One in six GPs has considered throwing in the towel as morale in the sector continues to decline, a survey of doctors by the British Medical Association has revealed.
The key root of doctors’ current unease seems to center on the government’s increasing reliance on privatisation as the white knight of service improvement, coupled with widespread feeling that the core values of general practice are being undermined to the detriment of patient care, the BMA says.
There is significant concern that too much emphasis is being placed on cost-cutting and quantity of care rather than quality and, according to the survey, which questioned more than 11,000 GPs, more than half of respondents claimed that morale has taken a dive over the last five years.
As a further illustration of doctors’ seemingly bleak outlook on healthcare, 63% said they felt National Health Service reforms over the past ten years have actually created a more difficult environment in which to practice “good medicine”, and only half would recommend a career in general practice to an undergraduate.
Another sticking point between the government and GPs is the issue of out-of-ours care. In 2004, a radical change was introduced into the GP contract that allowed doctors to opt out of out-of-hours care for a pay cut of just 6%, leaving primary care trusts with the responsibility of dealing with the approximate nine million who require such care in England every year.
Out-of-hours care back to GPs?
However, it looks as if responsibility could be handed back to GPs, with both the Conservative and Labour parties voicing their support for such a move. Just this month Tory leader David Cameron has unveiled plans to renegotiate the GP contract so that local doctors regain responsibility for out-of-hours services from primary care trusts.
And hot on the heels of this announcement came the interim report of Health Minister Sir Ara Darzi’s review of the National Health Service, of which a central aim is to extend the opening ours of GP surgeries to provide better access to primary care.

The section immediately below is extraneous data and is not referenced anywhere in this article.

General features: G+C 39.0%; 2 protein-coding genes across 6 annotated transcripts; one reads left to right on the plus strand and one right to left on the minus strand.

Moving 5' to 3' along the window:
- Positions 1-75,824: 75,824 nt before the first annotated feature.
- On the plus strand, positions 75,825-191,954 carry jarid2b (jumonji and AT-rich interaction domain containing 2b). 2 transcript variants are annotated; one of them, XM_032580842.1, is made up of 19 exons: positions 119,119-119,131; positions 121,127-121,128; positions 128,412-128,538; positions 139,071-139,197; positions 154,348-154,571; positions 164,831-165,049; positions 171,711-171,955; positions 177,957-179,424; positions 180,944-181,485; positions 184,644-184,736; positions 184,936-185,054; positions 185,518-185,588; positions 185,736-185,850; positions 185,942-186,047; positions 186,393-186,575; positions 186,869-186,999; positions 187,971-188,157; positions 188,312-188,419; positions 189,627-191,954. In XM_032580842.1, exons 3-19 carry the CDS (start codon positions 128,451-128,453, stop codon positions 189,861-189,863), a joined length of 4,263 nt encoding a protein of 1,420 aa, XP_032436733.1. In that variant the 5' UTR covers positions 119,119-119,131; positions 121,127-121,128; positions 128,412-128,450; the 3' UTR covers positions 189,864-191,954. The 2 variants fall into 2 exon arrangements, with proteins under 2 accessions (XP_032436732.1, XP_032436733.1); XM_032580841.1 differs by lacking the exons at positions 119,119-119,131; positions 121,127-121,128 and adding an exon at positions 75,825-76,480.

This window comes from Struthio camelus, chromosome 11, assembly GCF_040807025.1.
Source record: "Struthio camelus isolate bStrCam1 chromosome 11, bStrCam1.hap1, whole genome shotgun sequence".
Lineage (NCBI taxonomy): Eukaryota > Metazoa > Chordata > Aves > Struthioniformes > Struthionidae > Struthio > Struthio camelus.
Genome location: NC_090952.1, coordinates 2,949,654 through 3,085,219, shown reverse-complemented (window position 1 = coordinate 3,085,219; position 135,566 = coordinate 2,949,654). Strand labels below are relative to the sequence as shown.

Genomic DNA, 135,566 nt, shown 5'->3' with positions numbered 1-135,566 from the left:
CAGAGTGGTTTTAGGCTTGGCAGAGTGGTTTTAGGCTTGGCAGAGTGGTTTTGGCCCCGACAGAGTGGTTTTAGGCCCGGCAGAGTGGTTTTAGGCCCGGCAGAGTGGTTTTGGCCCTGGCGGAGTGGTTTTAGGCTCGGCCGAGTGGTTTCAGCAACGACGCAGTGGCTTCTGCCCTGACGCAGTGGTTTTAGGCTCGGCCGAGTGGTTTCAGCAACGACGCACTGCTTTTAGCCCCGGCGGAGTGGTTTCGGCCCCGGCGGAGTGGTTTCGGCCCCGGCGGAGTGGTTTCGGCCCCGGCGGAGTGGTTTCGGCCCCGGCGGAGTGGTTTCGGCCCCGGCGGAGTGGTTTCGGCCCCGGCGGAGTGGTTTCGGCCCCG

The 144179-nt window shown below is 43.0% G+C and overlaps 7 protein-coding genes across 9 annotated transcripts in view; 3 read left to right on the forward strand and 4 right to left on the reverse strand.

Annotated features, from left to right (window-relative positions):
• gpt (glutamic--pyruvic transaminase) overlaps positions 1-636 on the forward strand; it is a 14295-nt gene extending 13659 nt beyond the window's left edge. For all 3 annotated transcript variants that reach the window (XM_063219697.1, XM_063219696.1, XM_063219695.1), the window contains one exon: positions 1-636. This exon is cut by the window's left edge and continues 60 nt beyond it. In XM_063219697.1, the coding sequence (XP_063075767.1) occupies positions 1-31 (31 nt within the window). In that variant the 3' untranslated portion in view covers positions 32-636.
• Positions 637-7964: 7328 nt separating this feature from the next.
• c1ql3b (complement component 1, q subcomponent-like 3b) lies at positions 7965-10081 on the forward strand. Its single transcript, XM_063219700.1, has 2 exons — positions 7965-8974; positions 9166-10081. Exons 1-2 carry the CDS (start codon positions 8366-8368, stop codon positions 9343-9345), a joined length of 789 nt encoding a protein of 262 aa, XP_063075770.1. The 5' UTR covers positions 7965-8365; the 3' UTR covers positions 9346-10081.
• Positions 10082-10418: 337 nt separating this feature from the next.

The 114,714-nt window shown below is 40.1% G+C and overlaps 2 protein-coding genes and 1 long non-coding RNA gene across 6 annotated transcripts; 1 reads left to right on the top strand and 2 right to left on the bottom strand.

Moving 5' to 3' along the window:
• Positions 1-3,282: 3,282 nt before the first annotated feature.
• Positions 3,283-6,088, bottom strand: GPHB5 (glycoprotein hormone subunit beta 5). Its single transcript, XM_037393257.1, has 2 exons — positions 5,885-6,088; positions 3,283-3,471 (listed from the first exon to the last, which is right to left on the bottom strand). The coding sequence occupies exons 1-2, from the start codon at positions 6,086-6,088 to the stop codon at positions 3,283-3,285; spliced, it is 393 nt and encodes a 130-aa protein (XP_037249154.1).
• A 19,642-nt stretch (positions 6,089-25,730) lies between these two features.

But the idea has been vetoed by the BMA, with Dr Laurence Buckman, chairman of its GP Committee, warning earlier this month that it is “not safe to ask exhausted GPs to work nights and weekends as well as in the daytime”. And results of the survey indicate that doctors also remain unconvinced by such a move; while 53% of GP partners would consider extending opening hours if the resources were available, nearly three quarters do not believe it is a good way to spend scarce NHS resources.
Commenting on the survey’s findings, Buckman concluded: “GPs are worried about the future of general practice in this country, they have concerns about the negative impact current policies could ultimately have on patient care and they feel they are being attacked for achieving and surpassing government targets. That is why the morale of GPs is low…We need to see that the changes that are currently being mooted are for sound reasons and that they will really be of benefit to patients.”
And he warned: “If we are not very careful, we will have a private health service without continuity, provided by large businesses working from remote premises. We remain to be convinced that is what our patients want.”